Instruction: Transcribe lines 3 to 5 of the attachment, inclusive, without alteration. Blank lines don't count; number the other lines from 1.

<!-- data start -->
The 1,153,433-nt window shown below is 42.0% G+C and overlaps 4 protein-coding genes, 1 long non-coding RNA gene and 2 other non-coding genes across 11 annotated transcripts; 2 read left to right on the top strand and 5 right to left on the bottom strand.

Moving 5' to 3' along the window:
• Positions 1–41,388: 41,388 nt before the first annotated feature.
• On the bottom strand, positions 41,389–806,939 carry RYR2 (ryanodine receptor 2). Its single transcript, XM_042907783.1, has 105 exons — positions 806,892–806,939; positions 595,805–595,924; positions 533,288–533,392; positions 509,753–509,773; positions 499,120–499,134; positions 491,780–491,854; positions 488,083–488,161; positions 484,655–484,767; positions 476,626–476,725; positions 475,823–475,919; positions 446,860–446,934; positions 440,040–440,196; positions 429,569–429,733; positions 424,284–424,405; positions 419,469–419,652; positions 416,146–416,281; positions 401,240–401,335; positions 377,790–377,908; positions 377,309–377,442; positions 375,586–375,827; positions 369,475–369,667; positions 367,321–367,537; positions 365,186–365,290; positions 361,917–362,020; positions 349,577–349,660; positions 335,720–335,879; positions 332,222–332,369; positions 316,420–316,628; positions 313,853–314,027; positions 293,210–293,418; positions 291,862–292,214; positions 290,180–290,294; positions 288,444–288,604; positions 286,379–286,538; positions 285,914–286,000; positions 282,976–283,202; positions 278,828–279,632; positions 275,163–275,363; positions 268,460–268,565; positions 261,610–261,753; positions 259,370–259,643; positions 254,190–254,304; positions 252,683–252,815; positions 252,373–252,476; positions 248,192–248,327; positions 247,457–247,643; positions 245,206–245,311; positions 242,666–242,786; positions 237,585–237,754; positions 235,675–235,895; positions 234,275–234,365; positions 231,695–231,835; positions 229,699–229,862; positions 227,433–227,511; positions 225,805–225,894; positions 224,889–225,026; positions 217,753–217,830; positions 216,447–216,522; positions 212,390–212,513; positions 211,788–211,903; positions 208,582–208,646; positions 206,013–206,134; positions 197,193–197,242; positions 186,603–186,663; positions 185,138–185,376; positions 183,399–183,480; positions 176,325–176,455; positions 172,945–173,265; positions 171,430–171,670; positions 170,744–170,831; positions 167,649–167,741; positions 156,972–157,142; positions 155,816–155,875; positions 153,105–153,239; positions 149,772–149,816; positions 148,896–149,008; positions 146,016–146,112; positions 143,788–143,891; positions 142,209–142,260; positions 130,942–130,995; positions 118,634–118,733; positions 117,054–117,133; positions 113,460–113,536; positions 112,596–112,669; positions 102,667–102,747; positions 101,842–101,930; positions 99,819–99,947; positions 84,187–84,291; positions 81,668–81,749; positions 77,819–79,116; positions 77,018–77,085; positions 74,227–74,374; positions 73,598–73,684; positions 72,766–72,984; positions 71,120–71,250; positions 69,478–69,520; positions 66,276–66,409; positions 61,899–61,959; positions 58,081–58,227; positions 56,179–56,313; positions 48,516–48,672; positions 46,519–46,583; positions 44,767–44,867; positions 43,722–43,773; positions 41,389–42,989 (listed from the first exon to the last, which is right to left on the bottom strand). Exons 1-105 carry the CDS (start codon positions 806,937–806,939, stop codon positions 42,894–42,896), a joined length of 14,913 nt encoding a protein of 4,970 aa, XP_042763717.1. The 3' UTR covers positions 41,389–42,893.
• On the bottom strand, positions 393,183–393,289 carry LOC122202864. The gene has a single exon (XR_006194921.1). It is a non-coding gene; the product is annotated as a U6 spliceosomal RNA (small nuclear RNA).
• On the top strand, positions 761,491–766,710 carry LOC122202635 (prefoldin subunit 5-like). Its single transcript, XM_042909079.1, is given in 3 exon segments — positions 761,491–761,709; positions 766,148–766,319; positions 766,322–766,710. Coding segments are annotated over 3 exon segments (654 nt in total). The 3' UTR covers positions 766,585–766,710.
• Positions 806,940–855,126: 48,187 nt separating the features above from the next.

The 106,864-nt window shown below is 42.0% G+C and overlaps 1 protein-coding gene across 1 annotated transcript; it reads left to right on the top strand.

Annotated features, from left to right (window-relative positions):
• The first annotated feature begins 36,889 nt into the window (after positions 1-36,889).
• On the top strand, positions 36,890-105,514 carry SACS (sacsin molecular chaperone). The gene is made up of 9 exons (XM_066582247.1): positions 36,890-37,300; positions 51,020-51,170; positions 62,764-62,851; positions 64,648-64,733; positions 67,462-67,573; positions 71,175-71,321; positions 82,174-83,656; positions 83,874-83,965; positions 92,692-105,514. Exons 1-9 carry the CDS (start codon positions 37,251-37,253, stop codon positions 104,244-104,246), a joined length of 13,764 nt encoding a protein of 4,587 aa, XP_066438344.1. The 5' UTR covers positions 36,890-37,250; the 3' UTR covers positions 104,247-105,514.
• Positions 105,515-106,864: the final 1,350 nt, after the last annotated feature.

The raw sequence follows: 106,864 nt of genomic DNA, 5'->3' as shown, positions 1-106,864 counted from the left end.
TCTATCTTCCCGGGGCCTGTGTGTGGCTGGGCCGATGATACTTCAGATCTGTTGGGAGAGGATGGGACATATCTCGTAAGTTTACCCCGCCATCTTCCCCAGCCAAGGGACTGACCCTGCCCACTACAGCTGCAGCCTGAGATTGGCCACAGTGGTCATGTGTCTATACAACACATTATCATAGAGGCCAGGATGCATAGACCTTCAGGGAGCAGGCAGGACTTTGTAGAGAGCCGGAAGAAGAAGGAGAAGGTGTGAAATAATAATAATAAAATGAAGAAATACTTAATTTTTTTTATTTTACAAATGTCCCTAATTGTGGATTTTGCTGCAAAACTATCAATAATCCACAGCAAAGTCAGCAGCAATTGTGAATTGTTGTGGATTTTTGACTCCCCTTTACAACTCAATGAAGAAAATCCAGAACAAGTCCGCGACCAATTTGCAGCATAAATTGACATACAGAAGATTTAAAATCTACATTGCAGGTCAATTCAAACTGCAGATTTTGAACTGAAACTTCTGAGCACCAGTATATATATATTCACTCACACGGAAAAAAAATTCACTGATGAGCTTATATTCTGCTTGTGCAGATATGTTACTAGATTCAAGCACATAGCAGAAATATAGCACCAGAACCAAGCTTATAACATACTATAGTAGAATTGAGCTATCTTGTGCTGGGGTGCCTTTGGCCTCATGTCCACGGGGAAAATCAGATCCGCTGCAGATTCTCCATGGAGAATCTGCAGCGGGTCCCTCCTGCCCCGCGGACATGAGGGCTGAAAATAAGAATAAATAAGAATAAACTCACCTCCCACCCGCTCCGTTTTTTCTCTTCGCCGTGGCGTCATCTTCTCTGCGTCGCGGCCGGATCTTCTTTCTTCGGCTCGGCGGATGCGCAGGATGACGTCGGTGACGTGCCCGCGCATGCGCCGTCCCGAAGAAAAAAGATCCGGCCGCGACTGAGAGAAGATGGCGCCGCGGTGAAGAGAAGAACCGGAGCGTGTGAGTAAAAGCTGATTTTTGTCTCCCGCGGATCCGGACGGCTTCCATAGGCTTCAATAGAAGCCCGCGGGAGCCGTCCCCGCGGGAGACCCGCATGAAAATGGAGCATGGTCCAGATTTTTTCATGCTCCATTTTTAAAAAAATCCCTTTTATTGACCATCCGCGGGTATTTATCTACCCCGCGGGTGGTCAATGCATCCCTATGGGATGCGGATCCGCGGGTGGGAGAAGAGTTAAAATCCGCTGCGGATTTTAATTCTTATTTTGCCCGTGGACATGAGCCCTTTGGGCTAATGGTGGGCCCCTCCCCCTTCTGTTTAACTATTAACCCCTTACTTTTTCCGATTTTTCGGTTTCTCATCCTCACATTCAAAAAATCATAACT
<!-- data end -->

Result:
• Positions 1–41,388: 41,388 nt before the first annotated feature.
• On the bottom strand, positions 41,389–806,939 carry RYR2 (ryanodine receptor 2). Its single transcript, XM_042907783.1, has 105 exons — positions 806,892–806,939; positions 595,805–595,924; positions 533,288–533,392; positions 509,753–509,773; positions 499,120–499,134; positions 491,780–491,854; positions 488,083–488,161; positions 484,655–484,767; positions 476,626–476,725; positions 475,823–475,919; positions 446,860–446,934; positions 440,040–440,196; positions 429,569–429,733; positions 424,284–424,405; positions 419,469–419,652; positions 416,146–416,281; positions 401,240–401,335; positions 377,790–377,908; positions 377,309–377,442; positions 375,586–375,827; positions 369,475–369,667; positions 367,321–367,537; positions 365,186–365,290; positions 361,917–362,020; positions 349,577–349,660; positions 335,720–335,879; positions 332,222–332,369; positions 316,420–316,628; positions 313,853–314,027; positions 293,210–293,418; positions 291,862–292,214; positions 290,180–290,294; positions 288,444–288,604; positions 286,379–286,538; positions 285,914–286,000; positions 282,976–283,202; positions 278,828–279,632; positions 275,163–275,363; positions 268,460–268,565; positions 261,610–261,753; positions 259,370–259,643; positions 254,190–254,304; positions 252,683–252,815; positions 252,373–252,476; positions 248,192–248,327; positions 247,457–247,643; positions 245,206–245,311; positions 242,666–242,786; positions 237,585–237,754; positions 235,675–235,895; positions 234,275–234,365; positions 231,695–231,835; positions 229,699–229,862; positions 227,433–227,511; positions 225,805–225,894; positions 224,889–225,026; positions 217,753–217,830; positions 216,447–216,522; positions 212,390–212,513; positions 211,788–211,903; positions 208,582–208,646; positions 206,013–206,134; positions 197,193–197,242; positions 186,603–186,663; positions 185,138–185,376; positions 183,399–183,480; positions 176,325–176,455; positions 172,945–173,265; positions 171,430–171,670; positions 170,744–170,831; positions 167,649–167,741; positions 156,972–157,142; positions 155,816–155,875; positions 153,105–153,239; positions 149,772–149,816; positions 148,896–149,008; positions 146,016–146,112; positions 143,788–143,891; positions 142,209–142,260; positions 130,942–130,995; positions 118,634–118,733; positions 117,054–117,133; positions 113,460–113,536; positions 112,596–112,669; positions 102,667–102,747; positions 101,842–101,930; positions 99,819–99,947; positions 84,187–84,291; positions 81,668–81,749; positions 77,819–79,116; positions 77,018–77,085; positions 74,227–74,374; positions 73,598–73,684; positions 72,766–72,984; positions 71,120–71,250; positions 69,478–69,520; positions 66,276–66,409; positions 61,899–61,959; positions 58,081–58,227; positions 56,179–56,313; positions 48,516–48,672; positions 46,519–46,583; positions 44,767–44,867; positions 43,722–43,773; positions 41,389–42,989 (listed from the first exon to the last, which is right to left on the bottom strand). Exons 1-105 carry the CDS (start codon positions 806,937–806,939, stop codon positions 42,894–42,896), a joined length of 14,913 nt encoding a protein of 4,970 aa, XP_042763717.1. The 3' UTR covers positions 41,389–42,893.
• On the bottom strand, positions 393,183–393,289 carry LOC122202864. The gene has a single exon (XR_006194921.1). It is a non-coding gene; the product is annotated as a U6 spliceosomal RNA (small nuclear RNA).